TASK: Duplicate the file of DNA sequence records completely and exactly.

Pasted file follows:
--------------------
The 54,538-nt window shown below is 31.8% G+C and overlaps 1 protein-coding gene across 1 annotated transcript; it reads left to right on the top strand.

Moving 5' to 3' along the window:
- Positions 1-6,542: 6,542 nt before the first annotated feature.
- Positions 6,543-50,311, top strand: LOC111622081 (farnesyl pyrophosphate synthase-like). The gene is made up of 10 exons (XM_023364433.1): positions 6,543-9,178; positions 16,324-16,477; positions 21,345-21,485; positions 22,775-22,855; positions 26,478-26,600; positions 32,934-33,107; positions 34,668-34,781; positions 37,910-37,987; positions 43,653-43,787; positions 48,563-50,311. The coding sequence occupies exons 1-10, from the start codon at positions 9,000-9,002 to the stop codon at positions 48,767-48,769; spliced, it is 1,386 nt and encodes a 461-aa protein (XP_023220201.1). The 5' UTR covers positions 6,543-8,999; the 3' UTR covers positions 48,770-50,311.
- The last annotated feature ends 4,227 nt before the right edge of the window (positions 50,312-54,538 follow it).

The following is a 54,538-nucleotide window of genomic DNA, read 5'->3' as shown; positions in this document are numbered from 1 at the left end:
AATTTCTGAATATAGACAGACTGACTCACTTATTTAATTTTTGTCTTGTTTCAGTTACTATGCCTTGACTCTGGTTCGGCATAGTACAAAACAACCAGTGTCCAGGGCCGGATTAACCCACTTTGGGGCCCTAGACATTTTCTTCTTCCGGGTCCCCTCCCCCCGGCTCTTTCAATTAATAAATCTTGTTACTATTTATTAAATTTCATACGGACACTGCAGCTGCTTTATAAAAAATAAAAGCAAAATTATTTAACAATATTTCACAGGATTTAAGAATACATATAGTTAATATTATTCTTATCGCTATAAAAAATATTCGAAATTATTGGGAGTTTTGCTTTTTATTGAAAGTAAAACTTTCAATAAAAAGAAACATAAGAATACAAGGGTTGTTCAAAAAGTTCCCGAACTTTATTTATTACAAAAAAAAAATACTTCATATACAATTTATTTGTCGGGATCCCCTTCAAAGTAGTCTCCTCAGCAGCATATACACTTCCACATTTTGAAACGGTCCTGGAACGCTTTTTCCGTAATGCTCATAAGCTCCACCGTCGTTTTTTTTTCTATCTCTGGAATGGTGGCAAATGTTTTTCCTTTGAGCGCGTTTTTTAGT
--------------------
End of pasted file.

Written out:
The 54,538-nt window shown below is 31.8% G+C and overlaps 1 protein-coding gene across 1 annotated transcript; it reads left to right on the top strand.

Moving 5' to 3' along the window:
- Positions 1-6,542: 6,542 nt before the first annotated feature.
- Positions 6,543-50,311, top strand: LOC111622081 (farnesyl pyrophosphate synthase-like). The gene is made up of 10 exons (XM_023364433.1): positions 6,543-9,178; positions 16,324-16,477; positions 21,345-21,485; positions 22,775-22,855; positions 26,478-26,600; positions 32,934-33,107; positions 34,668-34,781; positions 37,910-37,987; positions 43,653-43,787; positions 48,563-50,311. The coding sequence occupies exons 1-10, from the start codon at positions 9,000-9,002 to the stop codon at positions 48,767-48,769; spliced, it is 1,386 nt and encodes a 461-aa protein (XP_023220201.1). The 5' UTR covers positions 6,543-8,999; the 3' UTR covers positions 48,770-50,311.
- The last annotated feature ends 4,227 nt before the right edge of the window (positions 50,312-54,538 follow it).

The following is a 54,538-nucleotide window of genomic DNA, read 5'->3' as shown; positions in this document are numbered from 1 at the left end:
AATTTCTGAATATAGACAGACTGACTCACTTATTTAATTTTTGTCTTGTTTCAGTTACTATGCCTTGACTCTGGTTCGGCATAGTACAAAACAACCAGTGTCCAGGGCCGGATTAACCCACTTTGGGGCCCTAGACATTTTCTTCTTCCGGGTCCCCTCCCCCCGGCTCTTTCAATTAATAAATCTTGTTACTATTTATTAAATTTCATACGGACACTGCAGCTGCTTTATAAAAAATAAAAGCAAAATTATTTAACAATATTTCACAGGATTTAAGAATACATATAGTTAATATTATTCTTATCGCTATAAAAAATATTCGAAATTATTGGGAGTTTTGCTTTTTATTGAAAGTAAAACTTTCAATAAAAAGAAACATAAGAATACAAGGGTTGTTCAAAAAGTTCCCGAACTTTATTTATTACAAAAAAAAAATACTTCATATACAATTTATTTGTCGGGATCCCCTTCAAAGTAGTCTCCTCAGCAGCATATACACTTCCACATTTTGAAACGGTCCTGGAACGCTTTTTCCGTAATGCTCATAAGCTCCACCGTCGTTTTTTTTTCTATCTCTGGAATGGTGGCAAATGTTTTTCCTTTGAGCGCGTTTTTTAGT